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Originally published June 10, 2013 at 3:59 AM | Page modified June 10, 2013 at 2:25 PM

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Merkel, Obama to discuss NSA surveillance program

Germany's chancellor will raise the issue of the U.S. National Security Agency's eavesdropping on European communications when she meets President Barack Obama here next week - the latest sign of the international backlash over America's sweeping electronic surveillance programs.

Associated Press

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BERLIN —

Germany's chancellor will raise the issue of the U.S. National Security Agency's eavesdropping on European communications when she meets President Barack Obama here next week - the latest sign of the international backlash over America's sweeping electronic surveillance programs.

Obama has defended the once-secret programs that sweep up to an estimated 3 billion phone calls a day and amass Internet data from U.S. providers, saying they are a necessary defense against terrorism. He assured Americans on Friday that "nobody is listening to your telephone calls."

That has given little assurance to Germans and other foreigners, who routinely use U.S.-based Internet sites for voice and data communications. European nations often have much stricter privacy laws than those in the U.S., and their citizens defend those privacy rights with more vigor.

In Brussels, senior European Union officials said they would also question their American counterparts about the impact of such programs on the privacy of EU citizens during a trans-Atlantic ministerial meeting in Dublin starting Thursday.

German government spokesman Steffen Seibert told reporters on Monday that Chancellor Angela Merkel would question Obama about the National Security Agency program when he's in Berlin on June 18 for his first visit to the German capital as U.S. president. The issue could tarnish a visit that both sides had hoped would reaffirm strong German-American ties.

Germany's Interior Ministry said it had already been in contact with U.S. officials to determine whether there had been any infringement of German citizens' privacy - considered an almost-sacred right in a country with a history of deep privacy infringements under Nazi and East German governments.

In London, British Foreign Secretary William Hague sought to assure Parliament that allegations that the British government had used information provided by the Americans to circumvent British laws were "baseless."

"Our agencies practice and uphold U.K. law at all times," he said, "even when dealing with information from outside the U.K."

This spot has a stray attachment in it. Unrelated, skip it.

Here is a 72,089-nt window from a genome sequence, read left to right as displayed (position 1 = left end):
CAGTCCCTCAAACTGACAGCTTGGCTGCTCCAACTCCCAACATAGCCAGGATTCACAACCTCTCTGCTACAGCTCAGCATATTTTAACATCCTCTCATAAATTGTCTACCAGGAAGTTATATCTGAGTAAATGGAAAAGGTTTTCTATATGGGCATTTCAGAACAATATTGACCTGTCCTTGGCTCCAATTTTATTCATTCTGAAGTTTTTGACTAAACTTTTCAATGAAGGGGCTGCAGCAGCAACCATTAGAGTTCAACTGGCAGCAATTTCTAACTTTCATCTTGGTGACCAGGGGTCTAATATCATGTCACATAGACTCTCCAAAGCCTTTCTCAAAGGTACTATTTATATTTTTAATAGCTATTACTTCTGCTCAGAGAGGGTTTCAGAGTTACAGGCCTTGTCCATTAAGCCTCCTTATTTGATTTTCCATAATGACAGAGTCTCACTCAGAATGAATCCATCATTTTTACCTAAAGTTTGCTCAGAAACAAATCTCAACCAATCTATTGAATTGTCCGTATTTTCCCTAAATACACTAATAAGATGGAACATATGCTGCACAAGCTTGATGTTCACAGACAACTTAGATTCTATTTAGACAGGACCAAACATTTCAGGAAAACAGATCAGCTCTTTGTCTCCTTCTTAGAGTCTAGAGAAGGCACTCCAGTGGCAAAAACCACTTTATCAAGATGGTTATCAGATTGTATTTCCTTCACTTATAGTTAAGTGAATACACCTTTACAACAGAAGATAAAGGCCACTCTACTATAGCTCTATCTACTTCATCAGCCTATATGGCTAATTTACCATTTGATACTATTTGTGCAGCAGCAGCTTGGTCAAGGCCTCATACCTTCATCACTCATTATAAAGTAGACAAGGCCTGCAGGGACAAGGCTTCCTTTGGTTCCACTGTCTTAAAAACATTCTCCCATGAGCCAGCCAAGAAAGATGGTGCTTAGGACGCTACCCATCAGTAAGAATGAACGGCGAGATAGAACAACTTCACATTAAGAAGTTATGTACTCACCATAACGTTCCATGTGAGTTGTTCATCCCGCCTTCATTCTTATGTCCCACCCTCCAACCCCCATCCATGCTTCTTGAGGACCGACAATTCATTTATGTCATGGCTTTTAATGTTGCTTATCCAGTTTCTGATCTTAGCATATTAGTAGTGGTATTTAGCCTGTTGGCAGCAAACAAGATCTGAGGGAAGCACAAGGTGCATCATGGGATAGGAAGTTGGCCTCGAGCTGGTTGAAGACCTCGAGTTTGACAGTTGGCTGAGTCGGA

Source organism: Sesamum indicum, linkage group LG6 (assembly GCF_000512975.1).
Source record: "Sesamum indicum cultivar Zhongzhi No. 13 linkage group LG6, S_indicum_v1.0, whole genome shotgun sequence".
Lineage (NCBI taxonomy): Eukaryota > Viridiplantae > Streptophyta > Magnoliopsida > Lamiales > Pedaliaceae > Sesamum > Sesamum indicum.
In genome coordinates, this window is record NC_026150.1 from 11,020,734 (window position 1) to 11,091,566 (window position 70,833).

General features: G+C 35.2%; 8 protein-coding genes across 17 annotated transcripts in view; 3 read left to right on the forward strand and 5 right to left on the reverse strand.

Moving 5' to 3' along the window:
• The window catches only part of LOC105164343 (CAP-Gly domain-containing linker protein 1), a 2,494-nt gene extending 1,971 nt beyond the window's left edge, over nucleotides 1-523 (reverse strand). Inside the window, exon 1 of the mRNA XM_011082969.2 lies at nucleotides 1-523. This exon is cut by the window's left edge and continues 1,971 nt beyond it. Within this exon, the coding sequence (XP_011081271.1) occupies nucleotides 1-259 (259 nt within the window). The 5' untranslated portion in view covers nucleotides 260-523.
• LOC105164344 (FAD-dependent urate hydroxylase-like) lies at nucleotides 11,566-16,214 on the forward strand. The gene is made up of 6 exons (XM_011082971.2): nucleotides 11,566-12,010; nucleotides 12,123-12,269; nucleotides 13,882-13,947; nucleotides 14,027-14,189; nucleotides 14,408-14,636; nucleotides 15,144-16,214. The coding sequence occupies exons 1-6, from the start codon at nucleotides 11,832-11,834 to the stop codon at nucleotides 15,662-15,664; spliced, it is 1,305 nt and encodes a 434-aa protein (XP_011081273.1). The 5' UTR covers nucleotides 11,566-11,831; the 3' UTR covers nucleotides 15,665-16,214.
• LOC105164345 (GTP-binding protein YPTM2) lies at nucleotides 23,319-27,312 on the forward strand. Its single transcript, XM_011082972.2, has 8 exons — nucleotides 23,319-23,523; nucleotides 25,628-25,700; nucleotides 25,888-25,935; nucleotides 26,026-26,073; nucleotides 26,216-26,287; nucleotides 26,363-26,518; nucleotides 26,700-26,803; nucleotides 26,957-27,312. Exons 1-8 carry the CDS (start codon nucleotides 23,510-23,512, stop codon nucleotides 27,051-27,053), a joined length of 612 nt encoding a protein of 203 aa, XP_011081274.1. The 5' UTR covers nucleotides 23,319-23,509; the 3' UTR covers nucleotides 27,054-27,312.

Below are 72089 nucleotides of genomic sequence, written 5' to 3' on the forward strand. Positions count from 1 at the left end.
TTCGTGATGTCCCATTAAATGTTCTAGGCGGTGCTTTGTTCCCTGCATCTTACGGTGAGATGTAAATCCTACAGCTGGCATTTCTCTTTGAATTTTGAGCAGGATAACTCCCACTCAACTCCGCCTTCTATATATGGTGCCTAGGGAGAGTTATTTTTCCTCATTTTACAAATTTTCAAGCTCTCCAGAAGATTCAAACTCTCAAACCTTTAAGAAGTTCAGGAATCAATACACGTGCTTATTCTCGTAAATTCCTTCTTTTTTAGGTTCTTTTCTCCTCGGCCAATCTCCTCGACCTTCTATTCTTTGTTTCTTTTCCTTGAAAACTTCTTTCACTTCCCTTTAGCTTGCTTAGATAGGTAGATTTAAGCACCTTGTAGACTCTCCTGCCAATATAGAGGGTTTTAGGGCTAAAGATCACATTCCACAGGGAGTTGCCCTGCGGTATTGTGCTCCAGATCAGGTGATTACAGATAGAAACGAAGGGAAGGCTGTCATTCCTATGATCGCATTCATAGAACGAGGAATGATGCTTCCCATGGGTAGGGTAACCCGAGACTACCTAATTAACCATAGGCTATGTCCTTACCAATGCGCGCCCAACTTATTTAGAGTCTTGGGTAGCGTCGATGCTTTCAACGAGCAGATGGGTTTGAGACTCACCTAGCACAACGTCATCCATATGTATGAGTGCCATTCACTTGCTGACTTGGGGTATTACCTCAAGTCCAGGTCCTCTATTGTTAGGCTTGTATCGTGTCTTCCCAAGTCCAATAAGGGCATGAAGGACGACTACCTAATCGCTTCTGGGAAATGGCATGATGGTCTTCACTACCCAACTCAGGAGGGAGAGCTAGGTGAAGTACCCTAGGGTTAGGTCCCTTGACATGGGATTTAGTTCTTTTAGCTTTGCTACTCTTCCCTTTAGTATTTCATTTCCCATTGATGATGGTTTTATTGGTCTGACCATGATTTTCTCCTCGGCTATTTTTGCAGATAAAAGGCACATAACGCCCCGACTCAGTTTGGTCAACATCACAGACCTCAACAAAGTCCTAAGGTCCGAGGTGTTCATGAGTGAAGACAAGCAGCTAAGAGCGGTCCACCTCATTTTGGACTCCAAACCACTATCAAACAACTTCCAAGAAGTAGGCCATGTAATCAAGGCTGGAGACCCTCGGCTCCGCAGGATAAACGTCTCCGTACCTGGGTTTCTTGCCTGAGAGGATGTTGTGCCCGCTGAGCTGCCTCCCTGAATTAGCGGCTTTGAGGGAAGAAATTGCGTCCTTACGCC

NSA's capability to monitor a vast array of international communications is a product of the Cold War, when the agency used monitoring sites in Germany, Britain and other countries to spy on communications within the Soviet Union and its East European allies.

Ironically, one of the most important sites was located on German soil. The site, known as Teufelsberg or "Devil's Mountain," sat atop an artificial hill in West Berlin until the facility was closed after the reunification of Germany.

Since the end of the Cold War, questions about U.S. surveillance have been raised before, most notably in the late 1990s, when the European Parliament expressed concern that the U.S.-run ECHELON surveillance program could be used for industrial espionage directed against Europe or other countries.

The German Commercial Internet Exchange, located in Frankfurt, is the world's largest data exchange point, processing information from around the world.

Even before the latest revelations, the European Commission said EU Justice Commissioner Viviane Reding had raised privacy issues with her U.S. counterparts in April.

"This case shows that a clear legal framework for the protection of personal data is not a luxury or constraint, but a fundamental right," Reding said Monday in a reaction to the revelations.

On Tuesday, the European Parliament will discuss the revelations with the European Commission, the 27-nation bloc's executive arm.

"We have always been firm on data protection within the EU and when negotiating with third countries, including the U.S.," said caucus leader Guy Verhofstadt of the Alde group of liberal parties. "It would be unacceptable and would need swift action from the EU, if indeed the U.S. National Security Agency were processing European data without permission."

In Germany, privacy regulations are especially strict.

Three years ago Germany's top court overturned a law that would have required telecommunications providers to routinely store users' connection data and provide it to the security services upon request. The court said that this would enable massive `fishing expeditions' among innocent citizens' private data. Parliament is now discussing a revision of the law.

A panel of jurists must decide each time the German security services request a wiretap of an individual's communications, making mass surveillance measures virtually impossible.

Germany's foreign intelligence service BND is allowed to do spot checks on foreign communications, which are then filtered using keywords. If a keyword appears, the call or email is recorded.

A German court ruled that while the practice is constitutional, the individuals affected should be informed in a timely fashion that their messages had been intercepted.

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Associated Press correspondents Cassandra Vinograd in London, Frank Jordans, Geir Moulson and Juergen Baetz in Berlin and Raf Casert in Brussels contributed to this report.

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